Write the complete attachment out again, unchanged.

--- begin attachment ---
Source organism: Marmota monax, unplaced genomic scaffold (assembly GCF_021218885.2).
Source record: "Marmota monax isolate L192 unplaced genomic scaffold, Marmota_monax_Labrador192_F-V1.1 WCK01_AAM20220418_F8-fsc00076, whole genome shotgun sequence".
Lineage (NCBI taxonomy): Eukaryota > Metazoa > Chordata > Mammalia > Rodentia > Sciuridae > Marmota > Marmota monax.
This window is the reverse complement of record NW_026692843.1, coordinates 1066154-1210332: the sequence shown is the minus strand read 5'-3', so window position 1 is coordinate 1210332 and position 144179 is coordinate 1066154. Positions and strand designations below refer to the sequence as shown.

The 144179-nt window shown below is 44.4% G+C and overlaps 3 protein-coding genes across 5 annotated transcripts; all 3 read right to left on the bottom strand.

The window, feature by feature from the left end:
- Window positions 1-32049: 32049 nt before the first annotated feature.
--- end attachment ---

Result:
Source organism: Marmota monax, unplaced genomic scaffold (assembly GCF_021218885.2).
Source record: "Marmota monax isolate L192 unplaced genomic scaffold, Marmota_monax_Labrador192_F-V1.1 WCK01_AAM20220418_F8-fsc00076, whole genome shotgun sequence".
Lineage (NCBI taxonomy): Eukaryota > Metazoa > Chordata > Mammalia > Rodentia > Sciuridae > Marmota > Marmota monax.
This window is the reverse complement of record NW_026692843.1, coordinates 1066154-1210332: the sequence shown is the minus strand read 5'-3', so window position 1 is coordinate 1210332 and position 144179 is coordinate 1066154. Positions and strand designations below refer to the sequence as shown.

The 144179-nt window shown below is 44.4% G+C and overlaps 3 protein-coding genes across 5 annotated transcripts; all 3 read right to left on the bottom strand.

The window, feature by feature from the left end:
- Window positions 1-32049: 32049 nt before the first annotated feature.